These teams have become a part of my life in a way I never expected. When players get traded or go away, I still get phone calls from them when they get hurt. My wife was diagnosed with breast cancer in 2011. The outpouring of the teams has been amazing, from players and from the front offices. When you get to know the organization and the players, it all really becomes part of your life.

Now there’s nothing about the New York teams that I like in any way, shape, or form. I can’t believe I ever did like them. I can’t believe I was raised in a house where New York sports were acceptable.

6. Do you find yourself watching games as a doctor as opposed to as a sports fan?

There’s no question I watch games differently than most. By the way someone twists or turns, you can get an idea of what the injury is.

Even just watching football games with my son … [I’m] watching the mechanism of the injury. You kind of know by how they fall what the mechanism of their injury is.

Boston Bruins’ center Chris Kelly is helped off the ice by Asnis (left) and Bruins head physical therapist Scott Waugh (right) after fracturing his femur during a game against the Dallas Stars on November 3, 2015. —Michael Dwyer / AP

7. How much does prevention factor into the types of injuries you treat?

When I see patients in the office, it’s usually after an injury. But I do talk a lot about prevention.

A lot of it is staying fit and keeping weight down. When you carry less weight, it’s so much less of a burden on joints.

We have sleep specialists, nurtritionists, strength and conditioning coaches. They’re focused on preventing injuries. And I think we’re getting much better [at that].

8. Do you have the final say when it comes to how a player injury is treated? How much are the front offices involved in the medical decisions?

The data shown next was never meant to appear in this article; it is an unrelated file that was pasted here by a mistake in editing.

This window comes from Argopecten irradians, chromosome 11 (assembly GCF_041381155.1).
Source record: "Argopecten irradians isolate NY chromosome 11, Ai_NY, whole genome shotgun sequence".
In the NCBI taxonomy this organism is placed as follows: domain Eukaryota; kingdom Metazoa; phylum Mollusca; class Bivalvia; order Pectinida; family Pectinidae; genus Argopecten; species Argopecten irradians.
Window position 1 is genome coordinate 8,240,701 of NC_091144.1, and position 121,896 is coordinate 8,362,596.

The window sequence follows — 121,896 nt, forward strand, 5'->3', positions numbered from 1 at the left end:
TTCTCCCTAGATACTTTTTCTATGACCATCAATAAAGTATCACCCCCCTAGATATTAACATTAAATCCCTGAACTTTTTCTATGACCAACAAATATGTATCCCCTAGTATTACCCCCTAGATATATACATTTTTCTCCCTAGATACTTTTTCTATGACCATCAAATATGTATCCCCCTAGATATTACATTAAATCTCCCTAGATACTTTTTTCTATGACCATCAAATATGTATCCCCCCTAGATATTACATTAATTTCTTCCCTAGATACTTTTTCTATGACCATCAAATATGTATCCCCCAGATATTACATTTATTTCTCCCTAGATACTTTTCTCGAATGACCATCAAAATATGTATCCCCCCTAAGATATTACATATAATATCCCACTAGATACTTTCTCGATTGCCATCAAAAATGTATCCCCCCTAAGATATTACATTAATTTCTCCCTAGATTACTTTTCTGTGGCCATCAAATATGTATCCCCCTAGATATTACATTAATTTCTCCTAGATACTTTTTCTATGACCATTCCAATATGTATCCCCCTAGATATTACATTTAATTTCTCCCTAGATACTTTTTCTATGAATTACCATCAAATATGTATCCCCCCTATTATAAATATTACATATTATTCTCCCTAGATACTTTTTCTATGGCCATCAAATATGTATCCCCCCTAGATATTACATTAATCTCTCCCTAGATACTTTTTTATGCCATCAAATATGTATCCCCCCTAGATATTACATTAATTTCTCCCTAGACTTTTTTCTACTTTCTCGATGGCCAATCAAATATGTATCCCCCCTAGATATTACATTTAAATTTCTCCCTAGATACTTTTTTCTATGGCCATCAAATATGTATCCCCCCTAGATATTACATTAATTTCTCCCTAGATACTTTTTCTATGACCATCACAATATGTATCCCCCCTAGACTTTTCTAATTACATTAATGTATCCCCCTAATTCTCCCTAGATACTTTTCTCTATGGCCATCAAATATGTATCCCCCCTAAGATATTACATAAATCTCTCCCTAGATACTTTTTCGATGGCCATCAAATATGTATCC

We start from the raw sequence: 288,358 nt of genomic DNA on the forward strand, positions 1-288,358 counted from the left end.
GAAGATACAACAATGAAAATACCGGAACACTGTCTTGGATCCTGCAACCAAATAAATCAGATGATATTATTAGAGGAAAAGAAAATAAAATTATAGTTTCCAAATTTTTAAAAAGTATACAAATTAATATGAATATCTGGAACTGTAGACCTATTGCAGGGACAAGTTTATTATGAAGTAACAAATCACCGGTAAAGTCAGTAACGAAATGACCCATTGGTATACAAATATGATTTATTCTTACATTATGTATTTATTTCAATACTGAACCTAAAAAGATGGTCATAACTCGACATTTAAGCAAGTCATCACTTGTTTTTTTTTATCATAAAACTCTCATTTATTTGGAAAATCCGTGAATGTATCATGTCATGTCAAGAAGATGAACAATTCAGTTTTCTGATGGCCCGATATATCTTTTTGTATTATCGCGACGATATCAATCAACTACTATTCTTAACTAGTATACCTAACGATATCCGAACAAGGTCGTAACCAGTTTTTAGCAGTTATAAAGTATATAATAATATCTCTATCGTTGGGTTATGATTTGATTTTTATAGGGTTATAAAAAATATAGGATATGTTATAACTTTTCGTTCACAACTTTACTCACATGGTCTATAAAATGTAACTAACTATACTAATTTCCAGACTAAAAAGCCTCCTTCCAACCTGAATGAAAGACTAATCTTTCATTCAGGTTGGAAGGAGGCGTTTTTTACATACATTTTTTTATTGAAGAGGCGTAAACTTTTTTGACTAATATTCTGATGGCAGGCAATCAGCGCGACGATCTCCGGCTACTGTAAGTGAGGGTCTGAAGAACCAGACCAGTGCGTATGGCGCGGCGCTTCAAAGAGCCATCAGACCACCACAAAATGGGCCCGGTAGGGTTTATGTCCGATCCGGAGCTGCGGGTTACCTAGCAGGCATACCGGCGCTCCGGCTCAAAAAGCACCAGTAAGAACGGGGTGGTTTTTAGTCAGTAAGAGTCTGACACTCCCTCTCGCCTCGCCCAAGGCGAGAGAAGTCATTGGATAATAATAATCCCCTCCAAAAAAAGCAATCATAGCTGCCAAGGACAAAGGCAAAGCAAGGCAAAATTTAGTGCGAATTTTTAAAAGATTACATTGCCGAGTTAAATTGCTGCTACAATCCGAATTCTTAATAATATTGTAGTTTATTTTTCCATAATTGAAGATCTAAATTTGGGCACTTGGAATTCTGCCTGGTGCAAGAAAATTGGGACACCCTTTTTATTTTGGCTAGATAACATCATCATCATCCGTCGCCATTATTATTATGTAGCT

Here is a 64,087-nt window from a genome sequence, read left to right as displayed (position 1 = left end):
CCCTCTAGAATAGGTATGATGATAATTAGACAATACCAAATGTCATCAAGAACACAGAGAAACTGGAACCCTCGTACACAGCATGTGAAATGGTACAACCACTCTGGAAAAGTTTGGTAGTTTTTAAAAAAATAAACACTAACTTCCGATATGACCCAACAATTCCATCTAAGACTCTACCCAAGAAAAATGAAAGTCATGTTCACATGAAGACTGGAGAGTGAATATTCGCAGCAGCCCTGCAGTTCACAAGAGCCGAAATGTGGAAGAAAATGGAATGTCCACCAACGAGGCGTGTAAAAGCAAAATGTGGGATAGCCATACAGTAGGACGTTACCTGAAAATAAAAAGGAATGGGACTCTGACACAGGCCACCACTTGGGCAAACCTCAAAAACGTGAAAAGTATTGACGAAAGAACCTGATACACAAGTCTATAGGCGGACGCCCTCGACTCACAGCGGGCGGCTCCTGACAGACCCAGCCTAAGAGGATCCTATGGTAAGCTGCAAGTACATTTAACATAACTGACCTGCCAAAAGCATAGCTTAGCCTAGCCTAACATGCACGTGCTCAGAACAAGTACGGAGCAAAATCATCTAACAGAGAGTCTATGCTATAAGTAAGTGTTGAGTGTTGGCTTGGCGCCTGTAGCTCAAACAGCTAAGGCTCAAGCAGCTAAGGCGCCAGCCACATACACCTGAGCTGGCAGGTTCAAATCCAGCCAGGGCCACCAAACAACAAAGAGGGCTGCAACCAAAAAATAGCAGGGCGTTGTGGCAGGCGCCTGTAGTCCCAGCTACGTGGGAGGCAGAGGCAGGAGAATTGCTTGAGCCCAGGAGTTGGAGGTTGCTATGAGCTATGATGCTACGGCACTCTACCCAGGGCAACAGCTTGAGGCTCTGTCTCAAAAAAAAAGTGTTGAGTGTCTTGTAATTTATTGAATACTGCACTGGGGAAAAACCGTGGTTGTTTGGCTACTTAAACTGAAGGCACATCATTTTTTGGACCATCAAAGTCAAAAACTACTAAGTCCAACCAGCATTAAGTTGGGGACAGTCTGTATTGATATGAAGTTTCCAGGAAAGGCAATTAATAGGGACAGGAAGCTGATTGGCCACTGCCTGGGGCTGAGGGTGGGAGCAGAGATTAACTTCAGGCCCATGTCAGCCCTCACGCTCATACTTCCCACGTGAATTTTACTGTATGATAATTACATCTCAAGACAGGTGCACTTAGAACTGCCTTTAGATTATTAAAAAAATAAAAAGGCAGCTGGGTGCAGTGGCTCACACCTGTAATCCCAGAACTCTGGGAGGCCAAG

The player gets the final say.

One of the things that happens there are times where players say they’re going to get a second opinion. Or, more frequently, their agent wants a second opinion. I think some doctors sort of take offense to that, but I don’t at all. Whenever a player asks for a second opinion, I always say number one, don’t feel bad about it. And number two, go get a second opinion.

In the end, you have to do the right thing. And that means the patient — the player — always comes first. It’s their body. It’s my job to make a diagnosis. And it’s my job to lay out treatment options and to review the risks and the benefits of the different treatment options. And then the player gets to think about what’s best for him or her.

I can honestly say that with the teams I work with, I have never felt pressure from ownership or a front office in making medical decisions. Never once.

9. Can you describe your average day? How much is it affected by the teams’ travel schedules?

I get up at 4:45 a.m. on average. And I try to either exercise or walk the dogs. I’m usually at work at 7 a.m. That’s either at MGH in Boston seeing patients, or operating at MGH West in Waltham. Half the time I’m operating, and half the time I’m seeing patients. But throughout the day, I have involvement with any one or sometimes all of the teams.

If there’s a player who needs attention, they will come to see me, or we’ll pick a place to meet, like Fenway Park or the Garden.

On a day where I’m seeing patients, I’d usually see 25 to 30 patients in a day.

We see a lot of free agents. We see them to do a risk assessment to see what their current state of health is. So we’re learning their history, and doing a physicial exam. If there’s a question, we might get an MRI on them. We can get a pretty good idea of their medical history.

On a day where I’m doing surgeries, I’d usually do four to five surgeries.

And then I cover over 100 games a year — mainly Red Sox. So every third night or so, I’m at the Garden or Fenway Park to cover a game. Usually there’s two teams going at a time. Every once in a while, there’s only one team going. During the game, we have seats, but we spend a lot of the game in the locker room. We’re waiting for something bad to happen.

There are times I’m racing back because someone gets cut and they need stitches. We see a lot of stitches in hockey.

With the Patriots, they travel with their team doctors wherever they go. But since I’m not the head team physician, I don’t go to every away game.

With the Red Sox and the Bruins, we only travel with the team during the playoffs. During the season, the opponents’ physicians take care of the team if something happens during a game.

10. Rumor has it you’re the owner of a number of championship rings?

I have a Bruins 2011 Stanley Cup ring. I have a Red Sox 2013 World Series ring and a 2007 World Series ring. And then a ring from the Patriots 2014-2015 championship. And then I have two AFC championship rings. I keep them at the bank.

Know someone in Boston who you’d like to see featured in a future Q&A? Email me at sargent@boston.com.